Iowa Admin. Code r. 441-78.47 - Pharmaceutical case management services

Payment will be approved for pharmaceutical case management services provided by an eligible physician and pharmacist for Medicaid recipients determined to be at high risk for medication-related problems. These services are designed to identify, prevent, and resolve medication-related problems and improve drug therapy outcomes.

(1) Medicaid recipient eligibility. Patients are eligible for pharmaceutical case management services if they have active prescriptions for four or more regularly scheduled nontopical medications, are ambulatory, do not reside in a nursing facility, and have at least one of the eligible disease states of congestive heart disease, ischemic heart disease, diabetes mellitus, hypertension, hyperlipidemia, asthma, depression, atrial fibrillation, osteoarthritis, gastroesophageal reflux, or chronic obstructive pulmonary disease.
(2) Provider eligibility. Physicians and pharmacists shall meet the following criteria to provide pharmaceutical case management services.
a. Physicians and pharmacists must be enrolled in the Iowa Medicaid program, have an Iowa Medicaid provider number, and receive training under the direction of the department regarding the provision of pharmaceutical case management services under the Iowa Medicaid program.

A copy of pharmaceutical case management records, including documentation of services provided, shall be maintained on file in each provider's facility and be made available for audit by the department on request.

b. Physicians shall be licensed to practice medicine.
c. Pharmacists shall present to the department evidence of competency including state licensure, submit five acceptable patient care plans, and have successfully completed professional training on patient-oriented, medication-related problem prevention and resolution. Pharmacists shall also maintain problem-oriented patient records, provide a private patient consultation area, and submit a statement indicating that the submitted patient care plans are representative of the pharmacists' usual patient care plans.

Acceptable professional training programs are:

(1) A doctor of pharmacy degree program.
(2) The Iowa Center for Pharmaceutical Care (ICPC) training program, which is a cooperative training initiative of the University of Iowa College of Pharmacy, Drake University College of Pharmacy and Health Sciences, and the Iowa Pharmacy Foundation.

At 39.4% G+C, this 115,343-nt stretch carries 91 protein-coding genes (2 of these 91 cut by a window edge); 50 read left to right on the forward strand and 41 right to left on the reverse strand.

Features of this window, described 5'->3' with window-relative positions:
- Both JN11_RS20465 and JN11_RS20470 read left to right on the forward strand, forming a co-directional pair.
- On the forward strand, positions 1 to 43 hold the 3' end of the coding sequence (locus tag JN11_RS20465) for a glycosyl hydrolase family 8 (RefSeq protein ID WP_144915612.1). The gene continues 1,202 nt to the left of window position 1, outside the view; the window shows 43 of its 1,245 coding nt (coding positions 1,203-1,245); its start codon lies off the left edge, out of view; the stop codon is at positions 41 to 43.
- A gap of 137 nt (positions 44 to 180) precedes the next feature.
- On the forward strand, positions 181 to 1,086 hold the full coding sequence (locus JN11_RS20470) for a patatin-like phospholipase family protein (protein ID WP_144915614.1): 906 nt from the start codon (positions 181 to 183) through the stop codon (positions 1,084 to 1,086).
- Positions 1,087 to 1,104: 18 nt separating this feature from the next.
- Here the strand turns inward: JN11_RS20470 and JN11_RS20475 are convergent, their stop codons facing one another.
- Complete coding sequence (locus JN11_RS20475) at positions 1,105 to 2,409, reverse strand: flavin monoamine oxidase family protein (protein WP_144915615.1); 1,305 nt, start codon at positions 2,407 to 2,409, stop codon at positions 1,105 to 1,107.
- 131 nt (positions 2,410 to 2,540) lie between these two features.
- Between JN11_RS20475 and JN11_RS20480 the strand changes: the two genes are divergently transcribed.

(3) Other programs containing similar coursework and supplemental practice site evaluation and reengineering, approved by the department with input from a peer review advisory committee.
(3) Services. Eligible patients may choose whether to receive the services. If patients elect to receive the services, they must receive the services from any eligible physician and pharmacist acting as a pharmaceutical case management (PCM) team. Usually the eligible physician and pharmacist will be the patient's primary physician and pharmacist. Pharmaceutical case management services are to be value-added services complementary to the basic medical services provided by the primary physician and pharmacist.

The PCM team shall provide the following services:

a. Initial assessment. The initial assessment shall consist of:
(1) A patient evaluation by the pharmacist, including:
1. Medication history;
2. Assessment of indications, effectiveness, safety, and compliance of medication therapy;
3. Assessment for the presence of untreated illness; and
4. Identification of medication-related problems such as unnecessary medication therapy, suboptimal medication selection, inappropriate compliance, adverse drug reactions, and need for additional medication therapy.
(2) A written report and recommendation from the pharmacist to the physician.
(3) A patient care action plan developed by the PCM team with the patient's agreement and implemented by the PCM team. Specific components of the action plan will vary based on patient needs and conditions but may include changes in medication regimen, focused patient or caregiver education, periodic assessment for changes in the patient's condition, periodic monitoring of the effectiveness of medication therapy, self-management training, provision of patient-specific educational and informational materials, compliance enhancement, and reinforcement of healthy lifestyles. An action plan must be completed for each initial assessment.
b. New problem assessments. These assessments are initiated when a new medication-related problem is identified. The action plan is modified and new components are implemented to address the new problem. This assessment may occur in the interim between scheduled follow-up assessments.
c. Problem follow-up assessments. These assessments are based on patient need and a problem identified by a prior assessment. The patient's status is evaluated at an appropriate interval. The effectiveness of the implemented action plan is determined and modifications are made as needed.
d. Preventive follow-up assessments. These assessments occur approximately every six months when no current medication-related problems have been identified in prior assessments. The patient is reassessed for newly developed medication-related problems and the action plan is reviewed.

This rule is intended to implement Iowa Code section 249A.4.


Iowa Admin. Code r. 441-78.47
Amended by IAB May 4, 2022/Volume XLIV, Number 22, effective 7/1/2022

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